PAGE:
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being from a dew that in the spring falls
upon the leaves of trees; and that some
kinds of them are from a dew left upon
herbs and flowers; and others from a dew
left upon coleworts or cabbages: all which
kinds of dews, being thickened and condensed,
are by the sun's generative heat,
most of them hatched, and in three days
made living creatures." Dr. Darwin was
inclined to think that insects are derived
from particles of flowers kindled into separate
vitalityan opinion which seerns in some
degree supported by the modern microscopical
discovery of active molecules in plants.

Frogs were once thought to be a kind of
animated mudprobably from their being
spawned in ditches, and from their undergoing
a slow and visible process of formation.
After a certain period, it was supposed that
they returned to their pristine material,
melting gradually away into their native
slime. Toads, also, were said to have the
same origin; and it was asserted, shortly
after one of the great plagues of London that
toads were found in the low grounds about
the metropolis, with tails two or three inches
long, although they are generally without
any tail whatevera phenomenon which was
thought to argue "a great disposition to
putrefaction in the soil and air." Of the
same class of opinions is that relating to the
utter shapelessness of a bear's whelp immediately
after birth and until they have been
fashioned by the dam's tongue (which Sir
Thomas Browne has condescended to confute
in his Vulgar Errors); and a ghastly story
concerning a serpent which arises from the
pith of a man's back-bone after death. Paulus
Æmilius avers that in the tomb of Charles
Martel was discovered one of these snakes;
for the existence of which, Sandys, in his
commentary on the Fifteenth Book of the
Metamorphoses, gives this portentous reason:
"In the beginning, the Serpent infused his
poison into man; and no marvaile if from
that contagion a serpent should be engendered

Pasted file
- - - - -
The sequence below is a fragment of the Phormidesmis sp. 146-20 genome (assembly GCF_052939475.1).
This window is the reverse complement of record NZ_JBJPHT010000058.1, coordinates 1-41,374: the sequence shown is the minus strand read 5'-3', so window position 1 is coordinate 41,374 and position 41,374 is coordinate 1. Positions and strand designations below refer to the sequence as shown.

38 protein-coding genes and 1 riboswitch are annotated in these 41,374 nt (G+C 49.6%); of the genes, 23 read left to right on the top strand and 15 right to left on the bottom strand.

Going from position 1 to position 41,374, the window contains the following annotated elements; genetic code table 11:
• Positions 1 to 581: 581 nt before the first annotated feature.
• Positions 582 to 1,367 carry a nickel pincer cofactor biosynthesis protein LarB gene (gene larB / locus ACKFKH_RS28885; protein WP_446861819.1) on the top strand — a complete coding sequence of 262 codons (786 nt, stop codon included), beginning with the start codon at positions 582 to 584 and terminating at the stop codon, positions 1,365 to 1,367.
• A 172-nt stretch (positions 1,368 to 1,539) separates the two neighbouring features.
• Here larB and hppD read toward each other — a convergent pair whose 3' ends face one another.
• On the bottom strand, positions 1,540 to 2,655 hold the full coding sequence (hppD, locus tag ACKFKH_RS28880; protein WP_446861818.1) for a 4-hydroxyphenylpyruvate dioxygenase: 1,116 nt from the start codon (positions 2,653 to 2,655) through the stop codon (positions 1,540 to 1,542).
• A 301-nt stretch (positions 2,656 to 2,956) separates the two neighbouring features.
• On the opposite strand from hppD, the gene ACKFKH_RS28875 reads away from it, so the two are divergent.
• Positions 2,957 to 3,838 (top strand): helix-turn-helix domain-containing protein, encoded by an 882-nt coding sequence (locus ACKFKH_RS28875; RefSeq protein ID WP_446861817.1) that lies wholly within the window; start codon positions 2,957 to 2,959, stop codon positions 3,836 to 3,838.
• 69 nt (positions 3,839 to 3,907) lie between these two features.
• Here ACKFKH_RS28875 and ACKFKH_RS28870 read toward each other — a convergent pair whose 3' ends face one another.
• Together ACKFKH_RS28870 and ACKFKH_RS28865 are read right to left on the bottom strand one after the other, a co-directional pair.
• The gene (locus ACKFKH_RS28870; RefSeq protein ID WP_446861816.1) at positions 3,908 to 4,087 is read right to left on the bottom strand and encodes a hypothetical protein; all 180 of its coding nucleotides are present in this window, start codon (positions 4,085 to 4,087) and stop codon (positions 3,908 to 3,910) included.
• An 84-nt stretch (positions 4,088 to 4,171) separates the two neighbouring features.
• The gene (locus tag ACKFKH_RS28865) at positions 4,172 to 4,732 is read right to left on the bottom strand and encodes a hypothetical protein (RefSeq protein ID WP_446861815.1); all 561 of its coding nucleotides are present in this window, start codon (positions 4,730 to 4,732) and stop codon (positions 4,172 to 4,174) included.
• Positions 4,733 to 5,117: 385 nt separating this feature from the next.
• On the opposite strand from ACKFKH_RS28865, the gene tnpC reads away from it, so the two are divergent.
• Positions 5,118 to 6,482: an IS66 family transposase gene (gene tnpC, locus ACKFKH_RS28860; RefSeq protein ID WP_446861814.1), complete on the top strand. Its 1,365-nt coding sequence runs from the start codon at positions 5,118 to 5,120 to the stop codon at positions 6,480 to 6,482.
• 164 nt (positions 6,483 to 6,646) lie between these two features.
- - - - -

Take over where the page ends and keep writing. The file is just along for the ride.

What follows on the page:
of his marrow." (!) Jeremy Taylor relates a
story of a fair young German gentleman,
who, after the frequent importunities of his
friends that he should have his portrait
taken, told them that they might send a
painter to his vault a few days after his
burial, and, if they pleased, might cause him
to draw the image of his death unto the life.
This being done, they "found his face
half-eaten, and his midriff and back-bone full of
serpents. And so he stands among his
ancestors." After this, we really feel uncomfortable
in the region of our vertebræ, and
decidedly suspicious of our midriff.

Bacon was so impressed with the truth of
such stories as these, that, in his philosophical
romance of the New Atlantis, he makes the
rearing of novel kinds of animals from putrefaction
one of the special studies of the
inmates of Solomon's House.

Still stranger fancies than any of the above
have had their periods of belief. Kepler
thought that comets were a sort of chimæras
starting into life in the regions of space: and
in the old German romance of Doctor
Faustus we find this opinion set forth with
a scientific particularity that would make
modern astronomers stare. According to the
Doctor, comets proceed from the conjunction
of the sun and moon! But, in truth, there
is no limit to the lunatic dreams of morbid
speculatists. Wild as the conception of Mrs.
Shelley's Frankenstein appears to be, it does
not lack its counterpart in the actual aberrations
of real men. Paracelsus aimed at the
making of pygmies; and Baptista Porta conceived
the possibility of a similar result!
We laugh at these fancies now, and rightly;
yet equally wondrous incidents in this great
mystery of life are daily taking place in our
own bodies. We cannot, at our will, evoke
new forms of vitality; yet we ourselves are
undergoing a perpetual decay and reconstruction.
We die and are born again, in
some imperceptible atom, every instant.
That body which was the conscious and
sensitive dwelling-house of our spirit in
childhood, and through the gates and avenues
of which our soul looked forth upon the outer
world, and saw, and felt, and understood, the
majestic shows of the universe, and the
amplitudes of beingthat temporary shell is
already dead and in its grave; and the
organisation which we now possess is the
matrix of its own successor. It is calculated
that, from the continual falling off of old, and
access of fresh particles, we acquire a perfectly
new body once in every seven years, or
even less; so that we may be said to be constantly
refashioning our own identity. Thus,
that which seems most tangible and solid
fluctuates with treacherous mutability, and
vanishes even from ourselves: while the
inner man remains unmoved in the midst of
his sandy and shifting habitation. The
creations of romance are nothing to this
hourly miracle. The first wild guesses of
infantine science, when every laboratory was
as a haunted chamber in the dark, were not
more strange and bewildering. And so the
marvel of existence expands before us as we
advance in our inquiries; and the phantoms
of fable grow tame before the living verities
of God.

Now ready, price Threepence, or Stamped for Post, Fourpence,
THE SEVEN POOR TRAVELLERS,
Being the
CHRISTMAS NUMBER
of HOUSEHOLD WORDS, and containing the amount
of One Regular Number and a Half.

Next Week will be Published the EIGHTEENTH PART of
NORTH AND SOUTH.
By the AUTHOR OF MARY BARTON.

Published at the Office, No. 16, Wellington Street North, Strand. Printed by Bradbury & Evans, Whitefriars, London.

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